For example, loan data could be extracted and put through a rules engine to automate pre-funding and post-close quality control. Only if the application has a data point outside of the rules parameters would it then be sent to a human for review. This standardizes the process, increases productivity, lowers cost, and minimizes quality risks.

“The pressure on mortgage lenders to QC one hundred percent of their loans, while keeping the cost per loan in check, has never been greater,” said Sanjeev Malaney, CEO of Capsilon Corporation. “With Capsilon DocVelocity, large lenders now have the enterprise-level features and the capabilities they need to automate much of the loan origination process, from loan intake to post-closing, using automation engines coupled with exception-based processing to speed time to close while ensuring data integrity.”

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Managing Risks To Data Integrity And Security

You Can Download This Full Article As A PDF HERE

Sanjeev-MalaneyToday’s lending environment is far different from that of even just a few years ago. Heightened regulations, increases in unannounced audits by the CFPB and an ever more-complex economic environment have forced originators to change the way they do business. But even with the myriad of changes that have taken place over the past several years, there’s one threat to lenders that has remained constant: the inability to maintain data integrity.

The mortgage industry has long struggled to ensure the quality, transparency and auditability of loan information. Lenders struggle with data entry errors, conflicting information that requires risky judgment calls and untold hours spent trying to complete and reconcile data after a loan is funded. As a result of the part “bad” data played in the recent financial crisis and recent litigation, quality initiatives are taking hold across the industry. Regulators are working to ensure that proper oversight is in place to authenticate loan information throughout the loan process.

Some common practices and beliefs contribute to a lender’s inability to ensure data integrity and security, including the reliance on paper-based processes, the mistaken belief that the LOS is the source of truth for loan data because it is the system of record and the use of insecure methods to share loan documents with others involved in the loan transaction.

Paper-based processes should be a thing of the past

While the printing, copying, and shipping of paper documents should be a thing of the past, for many lenders, it is still at the heart of the origination process and contributes to the inability to maintain data integrity. A typical loan captures thousands of pieces of data, and the potential for error is huge.

The reliance on paper also poses a huge security risk. Visit any lender with a paper-based process, and it is obvious that keeping confidential information secure is a losing battle. Paper files with confidential borrower information are stacked on desks and on tables in clear view of anyone who might be visiting the office. Account numbers, social security numbers and other personally identifiable information is in the clear, available to anyone who might have bad intentions.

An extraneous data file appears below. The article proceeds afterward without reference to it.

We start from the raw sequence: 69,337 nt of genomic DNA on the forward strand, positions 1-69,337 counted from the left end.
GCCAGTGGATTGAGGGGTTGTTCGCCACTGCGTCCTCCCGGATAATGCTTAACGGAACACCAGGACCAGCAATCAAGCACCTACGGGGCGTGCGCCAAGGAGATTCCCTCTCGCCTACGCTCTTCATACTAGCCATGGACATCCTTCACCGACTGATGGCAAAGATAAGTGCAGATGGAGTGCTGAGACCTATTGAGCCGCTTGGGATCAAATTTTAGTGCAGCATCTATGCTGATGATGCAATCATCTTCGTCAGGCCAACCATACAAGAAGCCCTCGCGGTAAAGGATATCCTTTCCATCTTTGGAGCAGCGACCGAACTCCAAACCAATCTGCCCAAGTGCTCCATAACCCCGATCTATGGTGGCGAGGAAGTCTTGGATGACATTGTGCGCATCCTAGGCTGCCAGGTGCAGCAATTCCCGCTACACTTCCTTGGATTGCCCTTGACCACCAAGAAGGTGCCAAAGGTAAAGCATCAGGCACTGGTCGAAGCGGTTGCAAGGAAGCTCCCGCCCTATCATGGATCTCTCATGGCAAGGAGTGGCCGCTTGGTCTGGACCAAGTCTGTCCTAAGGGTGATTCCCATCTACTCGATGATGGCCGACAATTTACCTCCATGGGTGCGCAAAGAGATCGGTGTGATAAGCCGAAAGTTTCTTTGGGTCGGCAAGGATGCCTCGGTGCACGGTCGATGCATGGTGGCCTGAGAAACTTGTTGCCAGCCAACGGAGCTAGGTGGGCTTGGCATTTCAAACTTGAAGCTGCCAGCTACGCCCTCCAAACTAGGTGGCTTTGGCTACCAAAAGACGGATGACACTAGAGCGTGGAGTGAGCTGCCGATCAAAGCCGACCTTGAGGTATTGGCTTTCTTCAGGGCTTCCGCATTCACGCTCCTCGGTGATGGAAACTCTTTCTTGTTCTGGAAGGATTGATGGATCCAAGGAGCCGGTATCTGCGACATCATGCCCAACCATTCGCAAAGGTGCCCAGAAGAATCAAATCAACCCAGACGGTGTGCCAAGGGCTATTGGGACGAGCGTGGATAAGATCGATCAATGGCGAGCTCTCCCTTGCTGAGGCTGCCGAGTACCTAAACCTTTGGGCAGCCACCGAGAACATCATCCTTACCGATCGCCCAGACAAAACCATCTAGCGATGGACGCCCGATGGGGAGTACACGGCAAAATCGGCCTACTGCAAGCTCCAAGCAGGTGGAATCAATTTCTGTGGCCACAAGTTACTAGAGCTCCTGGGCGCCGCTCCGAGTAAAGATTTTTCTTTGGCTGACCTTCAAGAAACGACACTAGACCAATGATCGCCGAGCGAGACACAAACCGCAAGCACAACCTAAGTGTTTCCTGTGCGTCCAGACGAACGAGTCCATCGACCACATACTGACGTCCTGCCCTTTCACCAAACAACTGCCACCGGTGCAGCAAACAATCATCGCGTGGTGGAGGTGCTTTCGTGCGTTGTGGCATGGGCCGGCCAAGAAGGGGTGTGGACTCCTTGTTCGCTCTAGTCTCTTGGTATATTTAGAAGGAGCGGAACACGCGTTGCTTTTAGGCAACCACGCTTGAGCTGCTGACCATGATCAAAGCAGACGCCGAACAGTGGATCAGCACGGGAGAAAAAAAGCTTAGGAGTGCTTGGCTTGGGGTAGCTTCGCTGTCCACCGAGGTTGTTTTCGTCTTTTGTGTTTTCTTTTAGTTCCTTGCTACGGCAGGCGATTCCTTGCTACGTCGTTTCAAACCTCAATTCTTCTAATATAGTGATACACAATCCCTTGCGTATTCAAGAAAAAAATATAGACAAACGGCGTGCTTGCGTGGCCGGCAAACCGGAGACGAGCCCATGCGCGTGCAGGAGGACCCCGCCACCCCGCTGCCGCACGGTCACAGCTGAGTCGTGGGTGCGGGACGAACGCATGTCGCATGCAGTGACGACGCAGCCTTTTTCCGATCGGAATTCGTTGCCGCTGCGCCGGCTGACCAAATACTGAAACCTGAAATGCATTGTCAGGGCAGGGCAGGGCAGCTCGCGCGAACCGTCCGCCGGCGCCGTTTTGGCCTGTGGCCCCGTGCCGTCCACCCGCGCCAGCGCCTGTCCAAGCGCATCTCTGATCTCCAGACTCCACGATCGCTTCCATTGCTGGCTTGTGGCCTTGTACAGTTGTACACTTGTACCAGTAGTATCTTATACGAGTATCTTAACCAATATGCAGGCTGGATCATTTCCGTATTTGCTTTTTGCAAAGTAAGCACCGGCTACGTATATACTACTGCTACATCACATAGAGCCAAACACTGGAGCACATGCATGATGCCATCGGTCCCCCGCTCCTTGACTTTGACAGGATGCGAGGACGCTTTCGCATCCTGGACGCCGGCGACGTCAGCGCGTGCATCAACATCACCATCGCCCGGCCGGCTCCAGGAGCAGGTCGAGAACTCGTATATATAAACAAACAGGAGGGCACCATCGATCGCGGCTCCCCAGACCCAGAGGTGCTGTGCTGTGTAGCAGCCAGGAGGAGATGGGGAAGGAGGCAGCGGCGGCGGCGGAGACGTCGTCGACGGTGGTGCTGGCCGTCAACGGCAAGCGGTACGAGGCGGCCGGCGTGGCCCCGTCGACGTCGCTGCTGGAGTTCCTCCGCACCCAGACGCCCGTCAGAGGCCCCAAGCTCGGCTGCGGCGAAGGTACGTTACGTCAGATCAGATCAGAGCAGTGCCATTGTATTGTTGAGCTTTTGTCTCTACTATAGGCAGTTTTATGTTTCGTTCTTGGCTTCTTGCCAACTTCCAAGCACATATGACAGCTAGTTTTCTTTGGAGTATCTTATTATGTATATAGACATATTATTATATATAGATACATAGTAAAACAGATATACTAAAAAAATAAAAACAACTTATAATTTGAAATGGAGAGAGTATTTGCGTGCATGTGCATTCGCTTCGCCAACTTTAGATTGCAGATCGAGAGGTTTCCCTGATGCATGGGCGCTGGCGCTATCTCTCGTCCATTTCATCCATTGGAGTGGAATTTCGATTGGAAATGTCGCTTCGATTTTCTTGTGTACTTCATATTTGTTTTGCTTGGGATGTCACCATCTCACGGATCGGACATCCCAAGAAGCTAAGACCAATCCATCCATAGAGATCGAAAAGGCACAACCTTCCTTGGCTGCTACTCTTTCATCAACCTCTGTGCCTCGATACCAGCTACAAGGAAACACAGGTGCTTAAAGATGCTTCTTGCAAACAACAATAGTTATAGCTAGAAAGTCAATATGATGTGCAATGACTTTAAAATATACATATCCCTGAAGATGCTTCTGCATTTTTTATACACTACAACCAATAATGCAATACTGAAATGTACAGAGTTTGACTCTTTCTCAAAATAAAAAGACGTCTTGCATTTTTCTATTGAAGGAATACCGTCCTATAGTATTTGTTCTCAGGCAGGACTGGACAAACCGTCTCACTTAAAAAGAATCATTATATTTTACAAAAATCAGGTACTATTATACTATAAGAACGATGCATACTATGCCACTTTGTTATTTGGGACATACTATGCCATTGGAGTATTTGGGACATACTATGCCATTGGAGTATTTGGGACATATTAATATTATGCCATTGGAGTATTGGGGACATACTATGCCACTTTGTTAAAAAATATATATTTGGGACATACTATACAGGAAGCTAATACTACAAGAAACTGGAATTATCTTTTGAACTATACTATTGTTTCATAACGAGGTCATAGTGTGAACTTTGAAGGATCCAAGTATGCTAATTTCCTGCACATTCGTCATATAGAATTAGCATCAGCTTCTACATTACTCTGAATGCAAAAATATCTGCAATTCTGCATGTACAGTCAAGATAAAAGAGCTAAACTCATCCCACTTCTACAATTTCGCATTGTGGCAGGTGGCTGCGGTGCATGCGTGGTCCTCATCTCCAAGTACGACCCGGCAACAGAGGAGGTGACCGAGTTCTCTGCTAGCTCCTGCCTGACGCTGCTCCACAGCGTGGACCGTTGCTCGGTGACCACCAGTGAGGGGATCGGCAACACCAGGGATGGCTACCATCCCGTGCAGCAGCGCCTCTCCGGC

Once the loan is funded, it is still very common for a lender to retain all paper loan files in a storage unit or warehouse, to be searched through manually whenever necessary. By doing this, however, they put the files and confidential borrower information at great risk. Anyone who has access to the files has access to a treasure trove of confidential borrower information. If the warehouse or storage facility is broken into or damaged by fire or inclement weather, there is no insurance policy that can keep the confidential information from criminals or that can replace the lost information. Third-party document storage services are often seen as good alternatives, but are expensive and often located far from the lender’s office, resulting in an inconvenient, inefficient, and costly search and retrieval process.

Moving to a paperless process improves data integrity and increases overall data security. Today’s imaging and document management solutions replace paper mortgage folders with electronic loan files that are processed electronically from beginning to end. Using a modern document imaging solution, lenders eliminate the manual entry of loan data which introduces inaccuracies, and lenders have a reliable online workflow that results in better protection for loan information, as well as higher productivity, reduced costs and higher quality loans.

In addition, paperless technology guarantees an easily accessible audit trail for a loan file, enabling lenders to collect information quickly and have all corresponding communications relevant to that loan available within seconds. In the case of an audit, rather than scrambling to gather paper files that may be difficult to locate, lenders have complete electronic loan files available to them with a couple mouse-clicks.

Your LOS is not the source of truth for loan data from documents

While relying on paper exposes vulnerabilities in and of itself, the central issue affecting data integrity is the potential for inaccuracies when data is entered, or overwritten, in a lender’s loan origination system (LOS). Many lenders mistakenly believe that an LOS is a “source of truth” for loan information. In fact, an LOS is primarily a “system of record”, capturing, storing and listing information, which can be mistyped or manually changed over the lifecycle of a loan.